Researchers in these studies also discovered that when the jaw was out of position, it would negatively impact the trigeminal nerve, which controls chewing and the vestibular nerve, which controls balance.

A dentist, who understands TMJ, can offer treatment to correct the jaw so that the muscles, bones, and teeth can function without strain and tension.

If you live in or around Albuquerque, New Mexico and have questions about jaw alignment or TMJ, please call the The Best Albuquerque Dentist at 505-293-7611 or visit our contact page to fill out your information and take a virtual tour of our office.

Holistic dentistry – treating the whole patient – Part 2

This post is the second in a two part series on holistic dentistry, airway issues, TMD, and OMDs. If you haven’t already read part 1, I recommend you do before continuing.

Mouth breathing (continued)

When a patient chronically sleeps with their mouth open, it damages tooth enamel and gum tissue, decreases oxygen absorption, and causes other problems. For more information on mouth breathing, check out our page on airway issues.

Acupuncture & oriental medicine

Dr. Abeyta works with Dr. Lee Medina, DOM, to integrate oriental medicine into her practice. One of the most common uses of oriental medicine in Dr. Abeyta’s office is to treat TMD, or temporomandibular joint disorder. TMD is often (although incorrectly) referred to by the abbreviated name of the joint, TMJ. Dr. Medina uses acupuncture, massage, and other non-invasive healing techniques to relax the muscles of the TMJ and provide pain relief for TMD sufferers.

Acupuncture can help alleviate the pain caused my TMD

Orofacial Myofunctional Disorders

Dr. Abeyta works with Sandraluz Gonzalez, a registered dental hygienist, and a certified orofacial myofunctional therapist. Orofacial Myofunctional Disorders (OMDs) are disorders of the muscles and functions of the face and mouth. OMDs may affect, directly and/or indirectly, chewing, swallowing, speech, occlusion, temporomandibular joint movement, oral hygiene, stability of orthodontic treatment, facial esthetics, and more.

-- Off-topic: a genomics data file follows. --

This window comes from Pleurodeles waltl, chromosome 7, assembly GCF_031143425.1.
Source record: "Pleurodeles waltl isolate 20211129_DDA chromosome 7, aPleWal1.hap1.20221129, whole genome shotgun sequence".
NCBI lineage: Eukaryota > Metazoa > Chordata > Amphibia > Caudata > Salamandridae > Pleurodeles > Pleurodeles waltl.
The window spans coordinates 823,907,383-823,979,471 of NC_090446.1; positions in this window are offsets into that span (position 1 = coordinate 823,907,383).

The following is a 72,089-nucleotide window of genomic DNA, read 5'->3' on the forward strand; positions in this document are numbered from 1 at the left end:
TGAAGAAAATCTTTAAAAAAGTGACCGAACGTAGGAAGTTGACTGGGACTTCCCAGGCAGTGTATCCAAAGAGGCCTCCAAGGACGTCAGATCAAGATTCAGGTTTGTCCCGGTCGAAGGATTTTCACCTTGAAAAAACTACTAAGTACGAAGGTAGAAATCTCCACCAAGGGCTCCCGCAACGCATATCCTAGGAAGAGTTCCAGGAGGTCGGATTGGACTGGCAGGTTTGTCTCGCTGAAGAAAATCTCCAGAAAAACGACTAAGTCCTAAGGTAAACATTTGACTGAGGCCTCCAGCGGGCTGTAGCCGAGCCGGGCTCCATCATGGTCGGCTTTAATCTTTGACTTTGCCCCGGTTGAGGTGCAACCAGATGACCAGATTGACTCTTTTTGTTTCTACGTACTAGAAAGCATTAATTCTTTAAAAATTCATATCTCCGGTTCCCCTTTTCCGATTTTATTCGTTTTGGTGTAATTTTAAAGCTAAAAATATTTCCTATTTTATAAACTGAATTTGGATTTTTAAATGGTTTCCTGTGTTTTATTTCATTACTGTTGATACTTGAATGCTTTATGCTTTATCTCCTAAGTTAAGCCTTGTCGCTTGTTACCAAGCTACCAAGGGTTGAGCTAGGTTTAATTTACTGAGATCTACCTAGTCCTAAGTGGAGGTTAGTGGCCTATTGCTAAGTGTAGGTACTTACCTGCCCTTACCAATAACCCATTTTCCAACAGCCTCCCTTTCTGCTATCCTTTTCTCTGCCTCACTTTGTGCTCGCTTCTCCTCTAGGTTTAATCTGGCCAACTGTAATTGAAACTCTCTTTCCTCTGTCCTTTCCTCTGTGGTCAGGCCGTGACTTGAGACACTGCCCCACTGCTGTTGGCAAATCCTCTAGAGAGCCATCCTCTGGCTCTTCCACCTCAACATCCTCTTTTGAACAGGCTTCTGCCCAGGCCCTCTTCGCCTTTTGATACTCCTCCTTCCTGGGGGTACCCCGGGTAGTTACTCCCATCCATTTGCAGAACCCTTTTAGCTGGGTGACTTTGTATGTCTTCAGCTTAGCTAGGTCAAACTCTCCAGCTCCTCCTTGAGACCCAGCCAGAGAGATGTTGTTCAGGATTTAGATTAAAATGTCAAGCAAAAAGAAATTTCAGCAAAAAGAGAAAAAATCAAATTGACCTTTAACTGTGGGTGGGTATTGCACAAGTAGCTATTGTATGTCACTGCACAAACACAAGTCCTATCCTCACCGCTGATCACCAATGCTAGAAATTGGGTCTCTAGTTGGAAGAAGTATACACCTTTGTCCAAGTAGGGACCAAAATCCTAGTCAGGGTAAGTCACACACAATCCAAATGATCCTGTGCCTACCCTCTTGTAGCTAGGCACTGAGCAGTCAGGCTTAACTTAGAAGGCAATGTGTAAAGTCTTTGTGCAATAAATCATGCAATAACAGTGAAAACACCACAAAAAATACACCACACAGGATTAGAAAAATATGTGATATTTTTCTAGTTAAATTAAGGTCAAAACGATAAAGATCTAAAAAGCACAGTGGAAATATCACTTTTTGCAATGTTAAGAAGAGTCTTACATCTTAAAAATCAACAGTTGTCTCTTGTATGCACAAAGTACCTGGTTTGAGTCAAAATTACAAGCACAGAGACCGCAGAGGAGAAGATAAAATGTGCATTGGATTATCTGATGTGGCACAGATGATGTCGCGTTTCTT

Holistic dentistry reflects the interconnected nature of the human body

If you’ve made it this far into this post series, you’re probably starting to get the sense that all the disorders we’re talking about are part of the same, interrelated web of cause and effect. Only by taking a wide view, reinforced by a detailed understanding of the relationships between the body’s various systems, can a medical professional accurately diagnose and recommend treatment for these conditions.

Going to a dentist who is only trained to treat your mouth is a little like going to a mechanic who can only fix transmissions. Sure, they’re important, but there’s a lot of other parts on a car that are crucial, too.

Whether you suffer from TMD, airway issues, other OMDs, or just want to go to the most qualified dental team around, give the office a call today to set up an appointment.

Relieving TMJ Pain – Part 2

[vc_row 0=””][vc_column][vc_column_text 0=””]This post is part of a two part series on treatments for TMJ pain. If you haven’t already read part 1, I reccomend you do so before continuing.

Clinical options for TMJ pain relief (continued)

Botox is an option for treating TMD. This is known as trigger point injection therapy. When botox is injected into specific sites, it helps relieve tension and relax the muscles of the jaw, neck, and face.

There are also clinical treatments that use electricity, ultrasound, or radio waves to penetrate the TMJ and relax the surrounding muscles. Some of these treatments are unproven, and they’re all fairly new. As our understanding of TMD improves, it is likely we will see more types of treatment become available, as well as improvements in our existing therapies. Learn more about clinical treatments for TMJ pain on our TMJ Treatment page.

If no other treatments help your TMD, there are surgical options. However, the vast majority of TMD sufferers can manage their TMJ pain without surgery.[/vc_column_text][/vc_column][/vc_row][vc_row][vc_column][vc_single_image image=”2527″ img_size=”full” alignment=”center” style=”vc_box_shadow_3d”][/vc_column][/vc_row][vc_row][vc_column][vc_column_text]

At home options for TMJ pain relief

Obviously you can use NSAIDs like ibuprofen to relieve TMD. This does provide temporary relief, but isn’t a great option for treating a chronic condition. You can also use a moist cold pack to reduce pain and inflammation, or a moist warm pack to help relax the muscles surrounding the TMJ.

There are a few habits you should consider if you suffer from TMJ pain:

  • Avoid hard to chew foods as much as possible
  • Avoid the extremes of your jaw’s range of motion
  • Avoid applying unnecessary forces to your jaw, like resting your chin on your hand or holding the phone between your jaw and shoulder.
  • Try some exercises designed to relieve TMJ pain, if your doctor, dentist, or physical therapist says they’re safe for you.

Get help for your TMJ pain

Dr. Abeyta uses a Digital Occlusal Analysis called Tscan to analyze your jaw and bite. With this information, she will recommend a personalized course of treatment. Don’t suffer pain you don’t have to. Make an appointment today.[/vc_column_text][/vc_column][/vc_row]